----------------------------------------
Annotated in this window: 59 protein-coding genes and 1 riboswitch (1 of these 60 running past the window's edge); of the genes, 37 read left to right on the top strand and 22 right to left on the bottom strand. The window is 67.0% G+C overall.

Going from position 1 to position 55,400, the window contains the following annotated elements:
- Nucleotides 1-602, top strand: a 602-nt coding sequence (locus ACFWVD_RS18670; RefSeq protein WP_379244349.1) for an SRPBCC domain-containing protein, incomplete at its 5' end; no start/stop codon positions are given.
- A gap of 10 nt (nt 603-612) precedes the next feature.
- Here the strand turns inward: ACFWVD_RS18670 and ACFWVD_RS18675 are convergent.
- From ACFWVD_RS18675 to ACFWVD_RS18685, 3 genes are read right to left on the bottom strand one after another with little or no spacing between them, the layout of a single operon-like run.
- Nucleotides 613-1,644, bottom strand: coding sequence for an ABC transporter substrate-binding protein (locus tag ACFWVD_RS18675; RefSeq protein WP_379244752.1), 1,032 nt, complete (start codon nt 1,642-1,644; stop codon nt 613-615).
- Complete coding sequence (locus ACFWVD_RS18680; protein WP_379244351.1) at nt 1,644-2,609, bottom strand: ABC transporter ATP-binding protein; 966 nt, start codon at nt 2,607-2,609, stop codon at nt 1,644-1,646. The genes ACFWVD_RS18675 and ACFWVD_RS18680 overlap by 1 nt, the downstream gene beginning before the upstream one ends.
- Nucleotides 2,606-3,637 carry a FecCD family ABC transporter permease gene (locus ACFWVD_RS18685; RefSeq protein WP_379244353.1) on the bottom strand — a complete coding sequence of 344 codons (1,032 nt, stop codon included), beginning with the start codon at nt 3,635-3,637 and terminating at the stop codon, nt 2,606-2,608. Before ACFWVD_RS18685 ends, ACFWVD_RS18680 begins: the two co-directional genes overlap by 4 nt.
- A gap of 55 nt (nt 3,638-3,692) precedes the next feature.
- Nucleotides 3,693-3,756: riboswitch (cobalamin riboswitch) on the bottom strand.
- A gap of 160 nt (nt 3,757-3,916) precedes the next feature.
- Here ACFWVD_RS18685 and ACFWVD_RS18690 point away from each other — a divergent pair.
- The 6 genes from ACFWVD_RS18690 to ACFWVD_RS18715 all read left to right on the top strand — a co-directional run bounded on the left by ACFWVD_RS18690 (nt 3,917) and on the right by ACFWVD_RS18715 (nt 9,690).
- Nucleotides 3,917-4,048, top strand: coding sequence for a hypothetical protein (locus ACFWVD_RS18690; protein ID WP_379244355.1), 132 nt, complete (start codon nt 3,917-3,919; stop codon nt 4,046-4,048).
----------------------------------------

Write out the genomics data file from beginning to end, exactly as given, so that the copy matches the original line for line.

Annotated in this window: 59 protein-coding genes and 1 riboswitch (1 of these 60 running past the window's edge); of the genes, 37 read left to right on the top strand and 22 right to left on the bottom strand. The window is 67.0% G+C overall.

Going from position 1 to position 55,400, the window contains the following annotated elements:
- Nucleotides 1-602, top strand: a 602-nt coding sequence (locus ACFWVD_RS18670; RefSeq protein WP_379244349.1) for an SRPBCC domain-containing protein, incomplete at its 5' end; no start/stop codon positions are given.
- A gap of 10 nt (nt 603-612) precedes the next feature.
- Here the strand turns inward: ACFWVD_RS18670 and ACFWVD_RS18675 are convergent.
- From ACFWVD_RS18675 to ACFWVD_RS18685, 3 genes are read right to left on the bottom strand one after another with little or no spacing between them, the layout of a single operon-like run.
- Nucleotides 613-1,644, bottom strand: coding sequence for an ABC transporter substrate-binding protein (locus tag ACFWVD_RS18675; RefSeq protein WP_379244752.1), 1,032 nt, complete (start codon nt 1,642-1,644; stop codon nt 613-615).
- Complete coding sequence (locus ACFWVD_RS18680; protein WP_379244351.1) at nt 1,644-2,609, bottom strand: ABC transporter ATP-binding protein; 966 nt, start codon at nt 2,607-2,609, stop codon at nt 1,644-1,646. The genes ACFWVD_RS18675 and ACFWVD_RS18680 overlap by 1 nt, the downstream gene beginning before the upstream one ends.
- Nucleotides 2,606-3,637 carry a FecCD family ABC transporter permease gene (locus ACFWVD_RS18685; RefSeq protein WP_379244353.1) on the bottom strand — a complete coding sequence of 344 codons (1,032 nt, stop codon included), beginning with the start codon at nt 3,635-3,637 and terminating at the stop codon, nt 2,606-2,608. Before ACFWVD_RS18685 ends, ACFWVD_RS18680 begins: the two co-directional genes overlap by 4 nt.
- A gap of 55 nt (nt 3,638-3,692) precedes the next feature.
- Nucleotides 3,693-3,756: riboswitch (cobalamin riboswitch) on the bottom strand.
- A gap of 160 nt (nt 3,757-3,916) precedes the next feature.
- Here ACFWVD_RS18685 and ACFWVD_RS18690 point away from each other — a divergent pair.
- The 6 genes from ACFWVD_RS18690 to ACFWVD_RS18715 all read left to right on the top strand — a co-directional run bounded on the left by ACFWVD_RS18690 (nt 3,917) and on the right by ACFWVD_RS18715 (nt 9,690).
- Nucleotides 3,917-4,048, top strand: coding sequence for a hypothetical protein (locus ACFWVD_RS18690; protein ID WP_379244355.1), 132 nt, complete (start codon nt 3,917-3,919; stop codon nt 4,046-4,048).